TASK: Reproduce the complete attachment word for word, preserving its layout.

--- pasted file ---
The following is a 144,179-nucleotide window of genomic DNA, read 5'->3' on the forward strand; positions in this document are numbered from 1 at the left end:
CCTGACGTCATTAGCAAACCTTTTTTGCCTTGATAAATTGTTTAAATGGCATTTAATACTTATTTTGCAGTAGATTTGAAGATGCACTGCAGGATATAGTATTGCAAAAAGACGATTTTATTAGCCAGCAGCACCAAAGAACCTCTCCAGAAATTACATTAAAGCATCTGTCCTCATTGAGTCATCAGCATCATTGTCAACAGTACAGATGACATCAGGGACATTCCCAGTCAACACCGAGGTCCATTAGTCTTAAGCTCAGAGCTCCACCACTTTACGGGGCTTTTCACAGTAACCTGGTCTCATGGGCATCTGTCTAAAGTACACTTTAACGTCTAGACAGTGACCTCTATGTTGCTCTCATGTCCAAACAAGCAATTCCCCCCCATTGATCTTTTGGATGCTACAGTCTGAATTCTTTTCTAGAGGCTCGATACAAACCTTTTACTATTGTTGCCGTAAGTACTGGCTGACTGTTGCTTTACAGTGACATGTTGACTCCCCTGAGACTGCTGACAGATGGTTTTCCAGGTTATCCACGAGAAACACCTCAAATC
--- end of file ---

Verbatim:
The following is a 144,179-nucleotide window of genomic DNA, read 5'->3' on the forward strand; positions in this document are numbered from 1 at the left end:
CCTGACGTCATTAGCAAACCTTTTTTGCCTTGATAAATTGTTTAAATGGCATTTAATACTTATTTTGCAGTAGATTTGAAGATGCACTGCAGGATATAGTATTGCAAAAAGACGATTTTATTAGCCAGCAGCACCAAAGAACCTCTCCAGAAATTACATTAAAGCATCTGTCCTCATTGAGTCATCAGCATCATTGTCAACAGTACAGATGACATCAGGGACATTCCCAGTCAACACCGAGGTCCATTAGTCTTAAGCTCAGAGCTCCACCACTTTACGGGGCTTTTCACAGTAACCTGGTCTCATGGGCATCTGTCTAAAGTACACTTTAACGTCTAGACAGTGACCTCTATGTTGCTCTCATGTCCAAACAAGCAATTCCCCCCCATTGATCTTTTGGATGCTACAGTCTGAATTCTTTTCTAGAGGCTCGATACAAACCTTTTACTATTGTTGCCGTAAGTACTGGCTGACTGTTGCTTTACAGTGACATGTTGACTCCCCTGAGACTGCTGACAGATGGTTTTCCAGGTTATCCACGAGAAACACCTCAAATC